In its latest response to the helicopter emergency medical services (HEMS) industry’s flight record, the National Transportation Safety Board (NTSB) has added a new arrow to its quiver. The agency has ventured into the public insurance reimbursement arena with the idea of using financial pressure to change industry culture. It has recommended tying operator reimbursement to an as-yet undefined standard of safety. The agency hopes to transmit a list of recommended components regarding proposed operator safety audit standards to the federal Medicare and Medicaid authorities before the end of October.
Although this list has not yet been voted on and released, public NTSB discussions in the past indicate that the board wants safety audit standards to include past and current HEMS safety recommendations, such as those on the agency’s Most Wanted List and new items among the 19 issued on Sept. 1, 2009. If the Department of Health and Human Services’ Centers for Medicare & Medicaid Services (CMS) incorporate NTSB’s recommendations into their audit standards, the board’s approach could fast-track industry adoption of NTSB-advocated changes.
"We’re hoping to get a real jump on these issues," Joseph Kolly, the board’s acting director of Research and Engineering, told Rotor & Wing. In particular, he cited four items on the Most Wanted List addressed to the FAA:
Conducting all phases of flight under Part 135 — status, open/unacceptable;
Developing and implementing flight risk evaluation programs — open/unacceptable;
Requiring the installation of terrain awareness warning systems (TAWS) — open/unacceptable; and
Requiring formalized dispatch and flight following procedures — open/acceptable.
While the HEMS industry provides vital services, its safety record is not exemplary. In 2008, its worst year so far, there were eight fatal HEMS accidents and 29 fatalities.
The focus on reimbursement — although just a fraction of the Board’s Sept. 1 output — is a significant departure for the agency. "We typically stay close to home with various transportation agencies" and people directly connected to transportation systems, Kolly said. NTSB typically focuses on aircraft technologies, training, operators, manufacturers and regulators.
In looking at the HEMS industry more closely, however, the board found that "business practices may provide a disincentive to safety," Kolly said. He quoted language from a draft letter to CMS, stating that the NTSB is "concerned that current reimbursement practices may serve as a disincentive for HEMS operators who wish to operate at a high level of safety." Kolly suggested that Medicare/Medicaid currently "may not provide an adequate level of reimbursement" — that it may be too low. He added that "while the board does not ordinarily address the business models and reimbursement mechanisms of transport operators, [the] staff believes that for this [HEMS] aviation community these issues are relevant to safety."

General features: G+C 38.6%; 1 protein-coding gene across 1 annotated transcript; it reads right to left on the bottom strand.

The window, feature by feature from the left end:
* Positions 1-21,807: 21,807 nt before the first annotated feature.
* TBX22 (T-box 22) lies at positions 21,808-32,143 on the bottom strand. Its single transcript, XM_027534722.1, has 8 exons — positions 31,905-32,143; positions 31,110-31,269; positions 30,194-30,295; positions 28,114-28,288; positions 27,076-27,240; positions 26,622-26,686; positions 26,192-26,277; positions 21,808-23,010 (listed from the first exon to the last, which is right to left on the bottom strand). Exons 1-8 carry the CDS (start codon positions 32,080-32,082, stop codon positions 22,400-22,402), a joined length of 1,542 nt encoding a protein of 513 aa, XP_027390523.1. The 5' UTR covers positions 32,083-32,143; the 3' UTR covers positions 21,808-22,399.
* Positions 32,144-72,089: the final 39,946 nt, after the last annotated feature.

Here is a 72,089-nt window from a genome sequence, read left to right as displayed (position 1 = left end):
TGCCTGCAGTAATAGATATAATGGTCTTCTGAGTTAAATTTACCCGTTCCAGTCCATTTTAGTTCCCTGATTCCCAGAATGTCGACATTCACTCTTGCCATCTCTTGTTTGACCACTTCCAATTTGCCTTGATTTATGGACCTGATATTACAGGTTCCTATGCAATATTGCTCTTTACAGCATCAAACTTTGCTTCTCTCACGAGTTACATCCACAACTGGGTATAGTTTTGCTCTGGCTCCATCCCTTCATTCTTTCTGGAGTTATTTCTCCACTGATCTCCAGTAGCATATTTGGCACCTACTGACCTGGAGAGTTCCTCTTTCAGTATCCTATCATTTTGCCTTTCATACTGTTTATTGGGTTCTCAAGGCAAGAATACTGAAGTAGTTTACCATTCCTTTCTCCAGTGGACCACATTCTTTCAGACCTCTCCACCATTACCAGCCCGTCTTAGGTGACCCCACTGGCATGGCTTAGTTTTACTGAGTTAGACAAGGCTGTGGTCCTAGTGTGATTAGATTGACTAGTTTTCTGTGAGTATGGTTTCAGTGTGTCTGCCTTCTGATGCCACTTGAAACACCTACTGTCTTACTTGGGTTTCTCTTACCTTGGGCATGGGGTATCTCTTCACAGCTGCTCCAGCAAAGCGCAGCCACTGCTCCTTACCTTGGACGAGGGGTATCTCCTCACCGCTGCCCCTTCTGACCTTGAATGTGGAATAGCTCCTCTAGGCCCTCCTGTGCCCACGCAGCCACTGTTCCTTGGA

What, if anything, comes of the idea of CMS safety audits will be interesting. NTSB wants to make safety audits in effect a precondition for federal reimbursement. In other words, if you want to be reimbursed, you have to meet a new standard of safety, as other press reports confirm.
There is a precedent for aviation safety audits, Kolly said. The U.S. Department of Defense (DoD) has requirements for commercial air carriers providing services for DoD personnel. These requirements, which exceed the minimum safety requirements specified by FAA "include, but are not limited to, minimum equipment requirements, pilot performance standards, operating procedures, training, maintenance, flight reviews and routine audits." Kolly explained that "the DoD conducts routine audits of approved air carrier providers to ensure they continue to meet these minimum safety standards." FAA has regulations governing both HEMS and civil aviation, Kolly added, "but we’re talking about a higher standard — that’s what this audit does."
The board also addressed the Federal Interagency Committee on Emergency Medical Services (FICEMS), asking this government body to develop national guidelines for the use of HEMS transport during emergency response planning and parallel guidance on how to select the appropriate mode of transport. Overreliance on helicopter transport has been an issue in high-profile crashes. According to a presentation by Robert Dodd, chief of the Safety Studies division of the NTSB’s Office of Research and Engineering, "Patients [are] often transported [by helicopter] who are not ill enough to justify HEMS transport." He identified competition, operators’ focus on increasing billable flights and poor decision-making protocols as factors in "over-triage."
The lion’s share of the NTSB’s recommendations on Sept. 1 went to the FAA. These predictably called for improved training and technology — data recorders, night vision imaging systems, autopilots and use of a publicly owned weather tool — as well as implementation of a safety management system (SMS) program, including risk management practices, and establishment of a structured flight data monitoring program. NTSB also asked FAA to require annual operator flight activity reports and to describe the requirements necessary for a low-altitude airspace infrastructure to improve HEMS operational safety.